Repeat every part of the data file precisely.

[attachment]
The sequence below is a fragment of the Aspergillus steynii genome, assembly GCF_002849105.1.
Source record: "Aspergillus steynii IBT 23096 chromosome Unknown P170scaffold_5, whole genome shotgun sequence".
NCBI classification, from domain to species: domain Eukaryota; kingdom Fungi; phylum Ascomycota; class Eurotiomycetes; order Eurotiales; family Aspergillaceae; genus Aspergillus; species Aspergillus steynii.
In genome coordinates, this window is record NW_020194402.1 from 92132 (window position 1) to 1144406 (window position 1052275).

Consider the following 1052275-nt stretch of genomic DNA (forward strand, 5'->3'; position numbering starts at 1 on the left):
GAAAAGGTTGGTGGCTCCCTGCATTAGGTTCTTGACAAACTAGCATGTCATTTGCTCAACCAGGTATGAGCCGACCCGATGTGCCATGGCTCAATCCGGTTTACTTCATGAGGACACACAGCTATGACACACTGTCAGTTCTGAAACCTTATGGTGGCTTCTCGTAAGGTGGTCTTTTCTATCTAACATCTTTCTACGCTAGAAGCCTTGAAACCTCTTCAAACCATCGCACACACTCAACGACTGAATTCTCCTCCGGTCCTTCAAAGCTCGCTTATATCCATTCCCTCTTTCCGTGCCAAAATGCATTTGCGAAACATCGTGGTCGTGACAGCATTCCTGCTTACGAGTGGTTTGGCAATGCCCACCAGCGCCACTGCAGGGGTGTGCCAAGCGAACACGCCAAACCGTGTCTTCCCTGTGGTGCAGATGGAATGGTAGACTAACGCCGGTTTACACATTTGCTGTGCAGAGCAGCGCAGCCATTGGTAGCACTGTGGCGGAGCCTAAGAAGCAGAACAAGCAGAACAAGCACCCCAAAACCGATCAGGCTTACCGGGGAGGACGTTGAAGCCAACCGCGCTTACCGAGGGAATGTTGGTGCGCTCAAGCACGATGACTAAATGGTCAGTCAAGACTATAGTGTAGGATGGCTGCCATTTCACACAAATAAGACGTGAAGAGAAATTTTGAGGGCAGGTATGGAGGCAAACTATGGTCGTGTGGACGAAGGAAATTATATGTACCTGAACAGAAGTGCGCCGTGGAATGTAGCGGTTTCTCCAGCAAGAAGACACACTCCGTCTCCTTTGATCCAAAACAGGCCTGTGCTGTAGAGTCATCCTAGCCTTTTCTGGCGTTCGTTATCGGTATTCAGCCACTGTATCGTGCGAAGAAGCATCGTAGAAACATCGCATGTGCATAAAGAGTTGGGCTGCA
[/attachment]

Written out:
The sequence below is a fragment of the Aspergillus steynii genome, assembly GCF_002849105.1.
Source record: "Aspergillus steynii IBT 23096 chromosome Unknown P170scaffold_5, whole genome shotgun sequence".
NCBI classification, from domain to species: domain Eukaryota; kingdom Fungi; phylum Ascomycota; class Eurotiomycetes; order Eurotiales; family Aspergillaceae; genus Aspergillus; species Aspergillus steynii.
In genome coordinates, this window is record NW_020194402.1 from 92132 (window position 1) to 1144406 (window position 1052275).

Consider the following 1052275-nt stretch of genomic DNA (forward strand, 5'->3'; position numbering starts at 1 on the left):
GAAAAGGTTGGTGGCTCCCTGCATTAGGTTCTTGACAAACTAGCATGTCATTTGCTCAACCAGGTATGAGCCGACCCGATGTGCCATGGCTCAATCCGGTTTACTTCATGAGGACACACAGCTATGACACACTGTCAGTTCTGAAACCTTATGGTGGCTTCTCGTAAGGTGGTCTTTTCTATCTAACATCTTTCTACGCTAGAAGCCTTGAAACCTCTTCAAACCATCGCACACACTCAACGACTGAATTCTCCTCCGGTCCTTCAAAGCTCGCTTATATCCATTCCCTCTTTCCGTGCCAAAATGCATTTGCGAAACATCGTGGTCGTGACAGCATTCCTGCTTACGAGTGGTTTGGCAATGCCCACCAGCGCCACTGCAGGGGTGTGCCAAGCGAACACGCCAAACCGTGTCTTCCCTGTGGTGCAGATGGAATGGTAGACTAACGCCGGTTTACACATTTGCTGTGCAGAGCAGCGCAGCCATTGGTAGCACTGTGGCGGAGCCTAAGAAGCAGAACAAGCAGAACAAGCACCCCAAAACCGATCAGGCTTACCGGGGAGGACGTTGAAGCCAACCGCGCTTACCGAGGGAATGTTGGTGCGCTCAAGCACGATGACTAAATGGTCAGTCAAGACTATAGTGTAGGATGGCTGCCATTTCACACAAATAAGACGTGAAGAGAAATTTTGAGGGCAGGTATGGAGGCAAACTATGGTCGTGTGGACGAAGGAAATTATATGTACCTGAACAGAAGTGCGCCGTGGAATGTAGCGGTTTCTCCAGCAAGAAGACACACTCCGTCTCCTTTGATCCAAAACAGGCCTGTGCTGTAGAGTCATCCTAGCCTTTTCTGGCGTTCGTTATCGGTATTCAGCCACTGTATCGTGCGAAGAAGCATCGTAGAAACATCGCATGTGCATAAAGAGTTGGGCTGCA